Home Secretary Priti Patel has announced that the UK will close its borders to "low-skilled workers" as part of a tough new immigration system that will come into force in January 2021.
The government's proposed Australian-style points-based system will judge applicants based on their salary, qualifications, ability to speak English and the type of job they are planning to do. This means migrants from EU or non-EU countries won't be able to come to the UK without a firm job offer, except for a handful of exceptional candidates, such as world-class scientists.
Under the proposed system, applicants will need to gain 70 points to be eligible for a visa from 1st January 2021. After Brexit, people will need to earn more than £25,600, have a job offer that is at a "required skill level" and speak a certain level of English.
The new rules were announced on Wednesday, fulfilling the government's election manifesto pledge of ending freedom of movement and overhauling the country's immigration policy.
In the government's policy statement, the Home Office told businesses they should end their "reliance on cheap, low-skilled labour" and train up British workers to fill vacancies. But critics have said the proposals could be an "absolute disaster" for the social care and hospitality sectors, due to the number of EU migrants who make up a large proportion of employees.
Patel, who spoke to Nick Ferrari on LBC on Wednesday morning, admitted her own parents may not have been allowed into the UK under her new immigration laws.
Sophie Walker, chief executive of Young Women's Trust, said: "These immigration proposals, designed to shut out ‘foreigners’, in fact barricade millions of women into a life of poverty, as the government designs another system that gives paid job opportunities to others based on forcing women to pick up unpaid caring, cooking and cleaning work.
"Once again the ‘unskilled’ work of care is classed as undesirable by those who don’t do it or need it. Until we value and invest in care we can never build a balanced and thriving economy – no matter how many walls and borders we build.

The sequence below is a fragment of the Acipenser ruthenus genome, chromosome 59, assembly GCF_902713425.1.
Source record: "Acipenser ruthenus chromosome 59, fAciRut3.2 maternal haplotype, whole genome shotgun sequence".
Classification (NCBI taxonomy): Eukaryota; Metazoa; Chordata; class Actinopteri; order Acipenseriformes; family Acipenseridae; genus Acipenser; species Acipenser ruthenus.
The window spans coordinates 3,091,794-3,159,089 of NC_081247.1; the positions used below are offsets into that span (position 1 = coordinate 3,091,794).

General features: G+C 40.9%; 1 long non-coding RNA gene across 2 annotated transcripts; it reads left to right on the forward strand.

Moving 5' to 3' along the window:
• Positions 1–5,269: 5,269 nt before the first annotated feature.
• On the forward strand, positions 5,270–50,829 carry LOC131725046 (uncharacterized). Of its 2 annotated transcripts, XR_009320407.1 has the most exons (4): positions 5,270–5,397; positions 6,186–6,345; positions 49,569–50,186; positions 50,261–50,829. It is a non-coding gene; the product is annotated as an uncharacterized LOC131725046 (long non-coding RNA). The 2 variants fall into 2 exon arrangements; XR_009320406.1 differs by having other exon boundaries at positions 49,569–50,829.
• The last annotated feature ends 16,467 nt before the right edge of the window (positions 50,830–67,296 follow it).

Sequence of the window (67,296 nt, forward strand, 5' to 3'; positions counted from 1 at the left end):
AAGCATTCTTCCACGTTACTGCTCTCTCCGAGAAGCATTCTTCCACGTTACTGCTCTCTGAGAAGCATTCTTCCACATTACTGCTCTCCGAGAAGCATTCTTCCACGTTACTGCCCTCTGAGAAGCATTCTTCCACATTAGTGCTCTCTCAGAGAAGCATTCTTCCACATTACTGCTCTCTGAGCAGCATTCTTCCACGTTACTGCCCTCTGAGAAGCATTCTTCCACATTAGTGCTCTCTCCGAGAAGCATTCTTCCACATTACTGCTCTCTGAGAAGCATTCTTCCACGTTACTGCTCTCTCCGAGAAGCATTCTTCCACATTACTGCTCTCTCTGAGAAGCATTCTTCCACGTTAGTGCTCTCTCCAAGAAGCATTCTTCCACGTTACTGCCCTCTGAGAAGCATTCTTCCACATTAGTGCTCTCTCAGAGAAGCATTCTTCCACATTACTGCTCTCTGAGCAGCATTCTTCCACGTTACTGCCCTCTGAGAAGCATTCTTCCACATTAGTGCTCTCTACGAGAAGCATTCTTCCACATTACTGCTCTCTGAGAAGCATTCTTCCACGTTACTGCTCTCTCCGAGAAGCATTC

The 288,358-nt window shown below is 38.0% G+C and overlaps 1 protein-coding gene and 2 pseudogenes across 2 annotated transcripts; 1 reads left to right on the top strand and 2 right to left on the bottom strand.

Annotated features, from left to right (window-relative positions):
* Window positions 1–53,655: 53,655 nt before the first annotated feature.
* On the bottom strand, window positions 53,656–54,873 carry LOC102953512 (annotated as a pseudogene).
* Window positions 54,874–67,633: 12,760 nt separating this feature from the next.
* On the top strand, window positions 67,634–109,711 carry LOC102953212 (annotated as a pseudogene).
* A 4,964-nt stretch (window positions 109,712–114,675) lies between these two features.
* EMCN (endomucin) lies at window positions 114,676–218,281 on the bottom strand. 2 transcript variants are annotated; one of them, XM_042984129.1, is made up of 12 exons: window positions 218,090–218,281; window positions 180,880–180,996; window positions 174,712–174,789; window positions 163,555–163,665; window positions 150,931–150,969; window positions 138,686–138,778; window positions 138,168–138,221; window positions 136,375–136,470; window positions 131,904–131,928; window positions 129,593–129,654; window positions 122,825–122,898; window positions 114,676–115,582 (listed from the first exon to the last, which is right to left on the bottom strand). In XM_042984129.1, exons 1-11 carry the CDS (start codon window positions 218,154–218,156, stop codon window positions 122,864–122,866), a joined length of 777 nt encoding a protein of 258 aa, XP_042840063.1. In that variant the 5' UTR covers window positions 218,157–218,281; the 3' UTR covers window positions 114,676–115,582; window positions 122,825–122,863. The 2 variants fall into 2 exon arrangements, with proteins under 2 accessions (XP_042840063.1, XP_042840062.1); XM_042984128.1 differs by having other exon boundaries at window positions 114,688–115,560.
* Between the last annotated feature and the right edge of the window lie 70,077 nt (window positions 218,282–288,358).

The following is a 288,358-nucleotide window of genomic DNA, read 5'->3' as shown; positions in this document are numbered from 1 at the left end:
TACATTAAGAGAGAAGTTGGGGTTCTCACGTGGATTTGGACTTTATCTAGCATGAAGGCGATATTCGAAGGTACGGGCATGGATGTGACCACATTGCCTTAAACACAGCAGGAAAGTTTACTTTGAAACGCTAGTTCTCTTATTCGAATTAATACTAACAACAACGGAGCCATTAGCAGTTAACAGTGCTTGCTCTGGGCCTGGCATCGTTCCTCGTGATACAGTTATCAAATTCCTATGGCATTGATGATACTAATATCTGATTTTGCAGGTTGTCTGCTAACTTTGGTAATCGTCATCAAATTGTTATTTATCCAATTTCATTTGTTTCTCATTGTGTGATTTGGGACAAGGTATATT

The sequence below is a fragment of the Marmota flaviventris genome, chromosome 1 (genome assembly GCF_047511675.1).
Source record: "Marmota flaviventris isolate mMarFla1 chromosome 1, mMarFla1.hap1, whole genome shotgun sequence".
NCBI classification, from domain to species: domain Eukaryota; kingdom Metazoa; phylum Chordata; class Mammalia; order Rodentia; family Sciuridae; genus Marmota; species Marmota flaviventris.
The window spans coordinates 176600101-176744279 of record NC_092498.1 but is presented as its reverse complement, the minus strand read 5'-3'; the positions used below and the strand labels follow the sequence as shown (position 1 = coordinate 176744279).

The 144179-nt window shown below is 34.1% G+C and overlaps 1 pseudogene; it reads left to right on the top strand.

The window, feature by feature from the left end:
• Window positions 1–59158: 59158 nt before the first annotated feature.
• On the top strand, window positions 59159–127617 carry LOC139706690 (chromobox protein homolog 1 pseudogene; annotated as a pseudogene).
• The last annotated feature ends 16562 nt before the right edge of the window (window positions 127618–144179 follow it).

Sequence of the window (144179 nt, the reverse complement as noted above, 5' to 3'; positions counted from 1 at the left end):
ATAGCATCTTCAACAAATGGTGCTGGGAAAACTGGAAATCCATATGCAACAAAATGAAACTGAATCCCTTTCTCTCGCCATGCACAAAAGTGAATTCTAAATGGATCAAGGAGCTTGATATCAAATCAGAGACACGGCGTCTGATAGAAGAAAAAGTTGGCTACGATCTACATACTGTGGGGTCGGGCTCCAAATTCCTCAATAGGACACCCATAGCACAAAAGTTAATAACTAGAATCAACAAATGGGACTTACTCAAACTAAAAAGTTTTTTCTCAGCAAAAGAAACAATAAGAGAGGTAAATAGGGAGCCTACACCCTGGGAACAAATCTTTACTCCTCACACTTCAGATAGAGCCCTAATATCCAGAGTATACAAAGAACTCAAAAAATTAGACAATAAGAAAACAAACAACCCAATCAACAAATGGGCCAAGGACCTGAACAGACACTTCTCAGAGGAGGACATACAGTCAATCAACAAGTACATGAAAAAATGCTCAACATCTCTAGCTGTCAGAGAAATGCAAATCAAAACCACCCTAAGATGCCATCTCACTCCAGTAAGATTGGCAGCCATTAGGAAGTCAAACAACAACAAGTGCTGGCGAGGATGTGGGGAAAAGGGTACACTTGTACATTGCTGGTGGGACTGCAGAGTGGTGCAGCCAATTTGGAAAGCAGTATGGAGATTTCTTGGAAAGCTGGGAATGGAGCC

"One million young women across England and Wales live daily on the edge of poverty because they are out of work or trapped in low-paid jobs – left behind by sexist workplaces that don't factor in the support women need to balance access to paid work against the demands of their unpaid work.
"Investing in social infrastructure is vital not just so young women can flourish – but because without it the government will never resolve our national productivity problem or end the skills shortage it is so worried about. Economic justice for women is the foundation of a fair society and a thriving economy."
Lisa Leysen started on a trainee salary of £17,000 in digital marketing when she moved to the UK from Belgium in 2016. She told Refinery29: "It's really hard to get a permanent job in journalism and media in Belgium so I had to apply for a role in the UK. I was hoping an employer would take a chance on me and they did. The company didn't sponsor me but I was able to move to the UK within three weeks and gain new skills."
Had I not been given this opportunity, I wouldn't have existed. I wouldn't know all the people I know and experienced all I have.
Lisa Leysen, 30
Despite speaking four languages, including English, Lisa wouldn't qualify for a visa under the government's new immigration system. "I don't have a PhD, I wasn't sponsored and there isn't a job shortage in my industry. My salary didn't meet the government's threshold. It's really sad because had I not been given this opportunity, I wouldn't have existed. I wouldn't know all the people I know and experienced all I have."
Lisa is still working in the same industry but now earns nearly twice as much thanks to her training and working her way up the career ladder. She added that she was deeply offended by the government's term "low-skilled".
"Yesterday I felt valuable. Today I feel less valuable. You feel like you've been put in this box which you never thought you belonged in and now you think you have to get a PhD or earn over a certain amount. But it's unattainable," she added. "I feel like people look upon EU migrants as just claiming benefits but we work. I make a huge contribution to the job market.
"It's heartbreaking because I've learned so much and I'm a completely different person because of my experiences. I've met so many people and learned so much about British culture – good and bad – and it's just so sad. People won't even look for jobs knowing there will be a strict system. It's discouraging for young people. The UK will miss out on fresh talent."